I'm always amazed to observe how a passion for technology often morphs into a religion. An example of this phenomenon is the various Perl and VBScript scripting zealots. Each language has its place, as do programming languages such as C# and Visual Basic .NET. However, drawing lines between these languages is pointless and nonproductive.
Rather than point out differences, I want to show you how similar the code can be among Perl, VBScript, C#, and Visual Basic .NET. To do so, I'll show you how to complete a simple but important task—creating an Active Directory (AD) user account— in all four of those languages. (I've opted not to show you how to display Hello World on the console in all four languages—a simple procedure but one of the most overscrutinized programming tasks.)
Regardless of the language you choose, creating an AD object—such as a user account—involves the following four steps:
- Connect to the AD container in which you want to create the object.
- Create the object.
- Set any mandatory attributes that AD doesn't set automatically.
- Save the object to AD.
You might be asking, "If that's all there is to it, why have I seen code examples for creating a user account that contain 300 or more lines of code?" You need to be precise about the type of code examples. Generally, you'll encounter two types: those that are instructive and those that show complete solutions.
There's a big difference between an instructive code example and a complete code solution. A complete code solution for creating user accounts will contain error handling (e.g., to check for an existing user account before creating a new one), console output, and perhaps other procedures. For example, a complete code solution might read from a spreadsheet containing user account information, then use that information to generate user accounts. In contrast, an instructive code example will show only the essential steps necessary for completing a task. An instructive code example for creating an AD user account will therefore contain only four or five lines of code. Of course, this distinction between a code solution and a code example isn't limited to AD user account creation. You can reduce almost any systems administration task to a few lines of code, regardless of the language in which you write it.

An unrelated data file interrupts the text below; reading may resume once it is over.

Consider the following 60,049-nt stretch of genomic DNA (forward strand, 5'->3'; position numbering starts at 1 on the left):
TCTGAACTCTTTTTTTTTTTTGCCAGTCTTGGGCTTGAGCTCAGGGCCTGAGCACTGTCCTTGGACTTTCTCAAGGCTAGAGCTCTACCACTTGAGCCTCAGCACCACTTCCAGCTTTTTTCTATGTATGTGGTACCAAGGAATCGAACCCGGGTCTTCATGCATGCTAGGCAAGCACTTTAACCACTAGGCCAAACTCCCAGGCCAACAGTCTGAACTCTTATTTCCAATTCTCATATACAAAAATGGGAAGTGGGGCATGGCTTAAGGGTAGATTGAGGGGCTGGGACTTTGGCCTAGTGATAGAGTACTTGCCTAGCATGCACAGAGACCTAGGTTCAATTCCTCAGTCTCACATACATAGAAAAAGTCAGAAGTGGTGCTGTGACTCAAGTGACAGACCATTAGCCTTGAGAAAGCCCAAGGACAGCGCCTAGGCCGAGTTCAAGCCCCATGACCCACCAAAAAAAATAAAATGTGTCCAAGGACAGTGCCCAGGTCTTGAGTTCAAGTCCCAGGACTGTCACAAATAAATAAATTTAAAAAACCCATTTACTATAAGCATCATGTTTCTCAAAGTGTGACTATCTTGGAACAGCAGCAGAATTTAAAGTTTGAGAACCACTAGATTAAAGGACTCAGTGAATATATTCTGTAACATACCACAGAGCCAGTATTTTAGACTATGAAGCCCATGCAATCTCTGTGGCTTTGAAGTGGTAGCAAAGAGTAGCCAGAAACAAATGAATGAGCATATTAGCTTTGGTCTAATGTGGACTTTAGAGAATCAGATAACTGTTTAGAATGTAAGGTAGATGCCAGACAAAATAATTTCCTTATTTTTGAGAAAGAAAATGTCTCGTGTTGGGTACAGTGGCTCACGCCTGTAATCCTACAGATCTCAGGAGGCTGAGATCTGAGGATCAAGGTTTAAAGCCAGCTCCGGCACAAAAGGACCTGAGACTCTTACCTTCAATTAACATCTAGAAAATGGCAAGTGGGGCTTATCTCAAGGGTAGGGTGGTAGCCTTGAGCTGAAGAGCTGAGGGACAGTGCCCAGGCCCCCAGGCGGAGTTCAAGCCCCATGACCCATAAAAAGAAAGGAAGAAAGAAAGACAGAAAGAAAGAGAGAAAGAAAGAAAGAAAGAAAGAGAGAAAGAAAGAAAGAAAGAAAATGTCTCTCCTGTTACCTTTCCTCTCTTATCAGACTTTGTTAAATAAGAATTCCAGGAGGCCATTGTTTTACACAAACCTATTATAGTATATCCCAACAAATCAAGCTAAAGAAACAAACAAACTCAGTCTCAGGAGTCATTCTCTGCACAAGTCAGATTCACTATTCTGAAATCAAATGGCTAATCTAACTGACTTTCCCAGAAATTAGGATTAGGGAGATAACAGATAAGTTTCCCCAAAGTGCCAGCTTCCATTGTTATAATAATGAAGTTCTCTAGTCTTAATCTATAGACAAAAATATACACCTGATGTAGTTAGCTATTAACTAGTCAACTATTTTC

To demonstrate the task of AD user account creation, I chose two scripting languages (VBScript and Perl) and two programming languages (Visual Basic .NET and C#). VBScript is arguably the easiest language to understand, and it's a language that Microsoft fully supports for Windows systems administration. Perl is a natural choice because it's a pervasive cross-platform scripting language that many Windows administrators and UNIX and Linux administrators use. I chose Visual Basic .NET and C# because they're both included with the Windows .NET Framework and are the most popular languages in the Framework. In addition, if you're familiar with Visual Basic (VB) or VBScript, Visual Basic .NET is easy to understand. If you're familiar with JScript or Java, C# is easy to follow.
Putting It Simply